If the NDP ever want to become serious they need a leader who can, oh I don't know, lead. Howard Hampton has made great strides in his time in Northern Ontario and environmental issues, and these accomplishments should be recognized by the NDP, but lets hope the next leader of the NDP doesn't have a CN Tower sized pickle shoved up his arse.

Friday, May 30, 2008

Cluster Bomb Cluster F*ck

Ok, I am all for banning cluster bombs, they are nasty and pose long term danger, but come on people, this cluster bomb treaty is a joke. 111 countries signed the treaty, the most notable countries missing from the list; USA, China, India, Pakistan, Russia, and Israel. In other words the countries that make and use cluster bombs are opposed to the treaty, and those who are cluster bomb targets are supporting and signing it.

Any bets that Iraq and Afghanistan were first in line to sign this one. Why don't the countries that support this treaty just post signs at the border that say "No Cluster Bombs Please" just like those signs we like to put on our mailboxes that say "No Flyers Please", I am sure it will be just as binding.

What is the point of a treaty that cannot be enforced due to the fact that the people who have the weapons that are being banned refuse to sign it? It's like saying "don't hit my face, I am too pretty" before entering a bar brawl.

Wednesday, April 23, 2008

An Argument For Polygamy/Polyandry/Polyamory

I have posted on this blog about my beliefs that same sex marriage should remain legal, primarily because the government should stay out of the bedrooms of its citizens. Now, with polygamy so much in the news due to the Texas case of the splinter Mormon group that practiced polygamy and was raided, I thought I would go on record as to my reasons for supporting polygamy as well.

Now I should clarify, I do not support what the Texas group was doing should the claims prove true. In fact it is not Polygamy specifically I support but rather Polyamory. Lets start with a definition of the terms associated with polygamy:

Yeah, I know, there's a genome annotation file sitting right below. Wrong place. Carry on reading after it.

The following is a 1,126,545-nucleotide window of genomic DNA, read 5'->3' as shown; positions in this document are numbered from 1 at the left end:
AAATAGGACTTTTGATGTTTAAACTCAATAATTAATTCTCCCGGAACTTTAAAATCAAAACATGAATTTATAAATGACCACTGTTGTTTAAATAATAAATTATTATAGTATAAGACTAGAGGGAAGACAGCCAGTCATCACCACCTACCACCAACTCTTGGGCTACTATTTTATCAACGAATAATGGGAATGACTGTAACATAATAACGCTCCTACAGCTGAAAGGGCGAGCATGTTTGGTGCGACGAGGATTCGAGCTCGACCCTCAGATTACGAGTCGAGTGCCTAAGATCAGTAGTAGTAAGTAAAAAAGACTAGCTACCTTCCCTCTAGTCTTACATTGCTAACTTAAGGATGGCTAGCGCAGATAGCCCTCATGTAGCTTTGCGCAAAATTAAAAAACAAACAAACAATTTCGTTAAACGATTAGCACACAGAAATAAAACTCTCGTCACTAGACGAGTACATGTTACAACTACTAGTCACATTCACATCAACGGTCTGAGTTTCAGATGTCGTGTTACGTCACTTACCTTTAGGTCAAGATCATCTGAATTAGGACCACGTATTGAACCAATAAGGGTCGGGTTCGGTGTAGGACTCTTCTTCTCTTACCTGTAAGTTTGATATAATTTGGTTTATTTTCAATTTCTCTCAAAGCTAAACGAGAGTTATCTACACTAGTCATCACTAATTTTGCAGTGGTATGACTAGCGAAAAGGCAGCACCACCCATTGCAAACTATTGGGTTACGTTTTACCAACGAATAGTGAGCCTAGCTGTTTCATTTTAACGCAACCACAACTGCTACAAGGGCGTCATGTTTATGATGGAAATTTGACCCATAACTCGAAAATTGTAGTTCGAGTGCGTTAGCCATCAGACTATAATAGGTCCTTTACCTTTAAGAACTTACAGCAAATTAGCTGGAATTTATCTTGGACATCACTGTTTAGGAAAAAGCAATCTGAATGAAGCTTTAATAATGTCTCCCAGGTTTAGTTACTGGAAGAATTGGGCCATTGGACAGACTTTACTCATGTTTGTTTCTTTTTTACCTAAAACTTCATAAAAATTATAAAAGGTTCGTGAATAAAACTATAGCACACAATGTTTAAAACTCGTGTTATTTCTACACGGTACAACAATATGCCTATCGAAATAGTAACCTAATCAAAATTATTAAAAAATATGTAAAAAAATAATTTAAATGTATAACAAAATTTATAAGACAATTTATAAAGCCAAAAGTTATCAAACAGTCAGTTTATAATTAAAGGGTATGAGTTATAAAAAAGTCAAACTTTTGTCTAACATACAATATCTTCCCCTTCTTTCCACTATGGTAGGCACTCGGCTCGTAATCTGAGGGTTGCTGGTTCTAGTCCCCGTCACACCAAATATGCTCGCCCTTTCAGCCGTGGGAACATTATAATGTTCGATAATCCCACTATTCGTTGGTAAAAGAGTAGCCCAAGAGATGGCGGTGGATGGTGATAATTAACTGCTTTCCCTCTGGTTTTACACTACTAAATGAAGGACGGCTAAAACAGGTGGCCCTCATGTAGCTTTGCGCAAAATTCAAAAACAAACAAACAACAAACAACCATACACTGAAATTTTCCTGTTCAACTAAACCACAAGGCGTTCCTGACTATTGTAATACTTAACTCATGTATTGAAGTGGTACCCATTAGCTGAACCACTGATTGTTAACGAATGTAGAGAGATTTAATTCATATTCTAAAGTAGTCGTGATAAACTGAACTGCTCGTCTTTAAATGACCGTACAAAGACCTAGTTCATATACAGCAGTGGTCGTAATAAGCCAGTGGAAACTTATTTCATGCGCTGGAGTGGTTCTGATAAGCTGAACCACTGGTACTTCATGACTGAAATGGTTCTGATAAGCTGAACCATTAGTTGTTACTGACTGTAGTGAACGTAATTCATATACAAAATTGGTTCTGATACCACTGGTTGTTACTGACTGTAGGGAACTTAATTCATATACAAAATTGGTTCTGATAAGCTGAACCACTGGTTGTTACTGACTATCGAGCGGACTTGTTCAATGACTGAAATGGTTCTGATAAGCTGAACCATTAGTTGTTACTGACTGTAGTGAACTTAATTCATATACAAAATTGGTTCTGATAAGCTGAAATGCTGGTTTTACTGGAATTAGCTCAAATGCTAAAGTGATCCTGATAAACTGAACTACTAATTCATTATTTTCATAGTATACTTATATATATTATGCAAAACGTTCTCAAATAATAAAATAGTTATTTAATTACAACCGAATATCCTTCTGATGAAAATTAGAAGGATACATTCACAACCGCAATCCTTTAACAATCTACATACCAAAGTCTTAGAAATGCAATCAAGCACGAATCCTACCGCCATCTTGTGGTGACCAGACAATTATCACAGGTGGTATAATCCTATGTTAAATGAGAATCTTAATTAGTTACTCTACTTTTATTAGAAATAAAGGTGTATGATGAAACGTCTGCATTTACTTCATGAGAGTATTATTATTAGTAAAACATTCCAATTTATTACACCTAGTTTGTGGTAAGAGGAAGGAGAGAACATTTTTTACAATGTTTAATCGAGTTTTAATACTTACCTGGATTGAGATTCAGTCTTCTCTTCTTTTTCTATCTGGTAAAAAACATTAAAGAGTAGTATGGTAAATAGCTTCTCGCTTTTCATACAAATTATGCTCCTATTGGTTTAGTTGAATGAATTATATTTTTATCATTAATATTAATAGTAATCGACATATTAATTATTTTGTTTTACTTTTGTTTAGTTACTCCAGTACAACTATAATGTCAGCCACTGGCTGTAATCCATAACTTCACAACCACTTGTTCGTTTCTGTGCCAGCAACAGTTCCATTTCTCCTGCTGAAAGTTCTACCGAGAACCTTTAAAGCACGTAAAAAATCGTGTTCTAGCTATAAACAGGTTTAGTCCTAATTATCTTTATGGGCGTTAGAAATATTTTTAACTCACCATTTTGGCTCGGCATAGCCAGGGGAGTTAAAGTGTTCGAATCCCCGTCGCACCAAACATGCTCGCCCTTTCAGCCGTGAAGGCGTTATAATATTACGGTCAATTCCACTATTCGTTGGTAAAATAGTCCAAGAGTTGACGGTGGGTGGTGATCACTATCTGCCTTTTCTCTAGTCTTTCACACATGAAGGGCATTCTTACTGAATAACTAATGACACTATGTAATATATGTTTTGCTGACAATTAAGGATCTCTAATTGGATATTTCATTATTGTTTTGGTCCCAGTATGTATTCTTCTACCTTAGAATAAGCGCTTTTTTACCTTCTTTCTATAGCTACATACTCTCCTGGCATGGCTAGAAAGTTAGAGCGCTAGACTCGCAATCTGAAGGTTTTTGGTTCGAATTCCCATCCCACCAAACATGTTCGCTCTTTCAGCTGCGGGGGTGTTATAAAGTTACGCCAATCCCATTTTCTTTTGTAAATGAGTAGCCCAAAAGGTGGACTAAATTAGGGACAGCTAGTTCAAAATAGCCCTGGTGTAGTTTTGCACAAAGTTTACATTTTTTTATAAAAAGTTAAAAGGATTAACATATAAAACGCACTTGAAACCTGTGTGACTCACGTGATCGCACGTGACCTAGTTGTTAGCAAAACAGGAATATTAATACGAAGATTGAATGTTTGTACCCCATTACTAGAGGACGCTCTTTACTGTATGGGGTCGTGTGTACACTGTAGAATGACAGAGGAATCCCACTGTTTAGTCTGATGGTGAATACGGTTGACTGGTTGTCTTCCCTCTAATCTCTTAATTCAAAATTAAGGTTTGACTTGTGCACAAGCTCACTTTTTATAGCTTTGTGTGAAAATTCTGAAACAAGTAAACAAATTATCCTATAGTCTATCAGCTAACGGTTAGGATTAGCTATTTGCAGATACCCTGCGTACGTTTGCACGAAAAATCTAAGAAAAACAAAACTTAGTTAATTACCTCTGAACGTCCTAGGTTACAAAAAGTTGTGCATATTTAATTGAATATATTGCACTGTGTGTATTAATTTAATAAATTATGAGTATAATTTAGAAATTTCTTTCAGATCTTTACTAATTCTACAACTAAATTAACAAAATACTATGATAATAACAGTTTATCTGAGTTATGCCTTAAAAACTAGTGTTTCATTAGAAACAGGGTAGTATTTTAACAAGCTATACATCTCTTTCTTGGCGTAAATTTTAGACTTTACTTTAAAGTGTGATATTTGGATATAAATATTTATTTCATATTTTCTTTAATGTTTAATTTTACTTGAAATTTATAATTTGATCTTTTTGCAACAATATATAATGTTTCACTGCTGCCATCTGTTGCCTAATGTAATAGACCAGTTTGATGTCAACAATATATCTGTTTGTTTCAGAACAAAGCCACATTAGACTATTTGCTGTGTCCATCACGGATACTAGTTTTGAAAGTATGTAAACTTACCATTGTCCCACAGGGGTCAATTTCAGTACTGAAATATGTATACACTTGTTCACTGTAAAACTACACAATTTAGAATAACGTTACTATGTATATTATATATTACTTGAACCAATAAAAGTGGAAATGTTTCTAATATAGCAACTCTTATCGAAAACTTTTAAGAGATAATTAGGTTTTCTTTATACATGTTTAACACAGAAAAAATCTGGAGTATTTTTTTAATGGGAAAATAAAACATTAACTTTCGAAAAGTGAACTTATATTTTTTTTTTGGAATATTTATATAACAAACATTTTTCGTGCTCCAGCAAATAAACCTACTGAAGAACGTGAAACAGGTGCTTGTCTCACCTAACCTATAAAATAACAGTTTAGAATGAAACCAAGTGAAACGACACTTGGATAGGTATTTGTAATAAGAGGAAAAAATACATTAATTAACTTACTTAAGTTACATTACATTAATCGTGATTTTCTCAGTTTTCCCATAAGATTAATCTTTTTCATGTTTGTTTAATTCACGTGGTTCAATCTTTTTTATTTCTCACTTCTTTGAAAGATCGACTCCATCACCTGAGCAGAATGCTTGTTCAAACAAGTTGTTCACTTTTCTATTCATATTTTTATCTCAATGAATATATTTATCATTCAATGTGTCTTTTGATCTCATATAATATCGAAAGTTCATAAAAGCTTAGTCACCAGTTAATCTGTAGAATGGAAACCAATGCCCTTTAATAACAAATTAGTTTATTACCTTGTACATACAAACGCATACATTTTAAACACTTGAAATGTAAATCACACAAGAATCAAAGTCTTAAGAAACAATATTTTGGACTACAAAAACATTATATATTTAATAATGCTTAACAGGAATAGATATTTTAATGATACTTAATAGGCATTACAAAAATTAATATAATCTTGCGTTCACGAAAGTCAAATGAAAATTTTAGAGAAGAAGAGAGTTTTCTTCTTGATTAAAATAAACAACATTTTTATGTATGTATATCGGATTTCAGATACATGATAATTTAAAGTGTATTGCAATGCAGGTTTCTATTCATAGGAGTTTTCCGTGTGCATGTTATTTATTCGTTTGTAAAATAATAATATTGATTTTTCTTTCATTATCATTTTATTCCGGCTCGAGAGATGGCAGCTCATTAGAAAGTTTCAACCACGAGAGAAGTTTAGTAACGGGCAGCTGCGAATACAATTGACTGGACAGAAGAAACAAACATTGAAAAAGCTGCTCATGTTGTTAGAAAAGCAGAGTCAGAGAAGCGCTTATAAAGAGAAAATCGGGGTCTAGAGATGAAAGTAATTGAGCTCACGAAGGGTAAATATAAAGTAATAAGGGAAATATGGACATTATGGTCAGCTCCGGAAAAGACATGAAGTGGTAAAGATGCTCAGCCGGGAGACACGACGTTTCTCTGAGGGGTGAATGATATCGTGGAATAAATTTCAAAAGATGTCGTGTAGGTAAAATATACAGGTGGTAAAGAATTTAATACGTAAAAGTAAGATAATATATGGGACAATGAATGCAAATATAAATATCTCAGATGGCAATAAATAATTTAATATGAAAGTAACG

Polygamy: the desire, practice, or acceptance of a man having more than one loving female partner

Polyandry: the desire, practice, or acceptance of a woman having more than one loving male partner

Polyamory: the desire, practice, or acceptance of having more than one loving partner

Thus I am in favor of allowing a person (male or female) to have more then one spouse (male or female) so long as all parties are consenting adults. As with my support of Same Sex Marriage, no church should be forced to recognize such a union, but should a church choose to recognize such a union then the government should not have the right to step in and say the union is invalid.

In short I feel that the government has no right to determine who should be deemed a married person and who should not. The government should completely get rid of the state sanctioned marriage business and allow the churches and other organizations to manage it. There is no logical reasons for a state run marriage business, and that is all it is a state run business.

In the case of the Texas group we are not just talking polygamy as the issue, but statutory rape. Not all the women involved were consenting adults, and in those cases the government should certainly step in and rescue the women involved. If, upon reaching the age of consent, the women choose to return then that is their business, not the governments.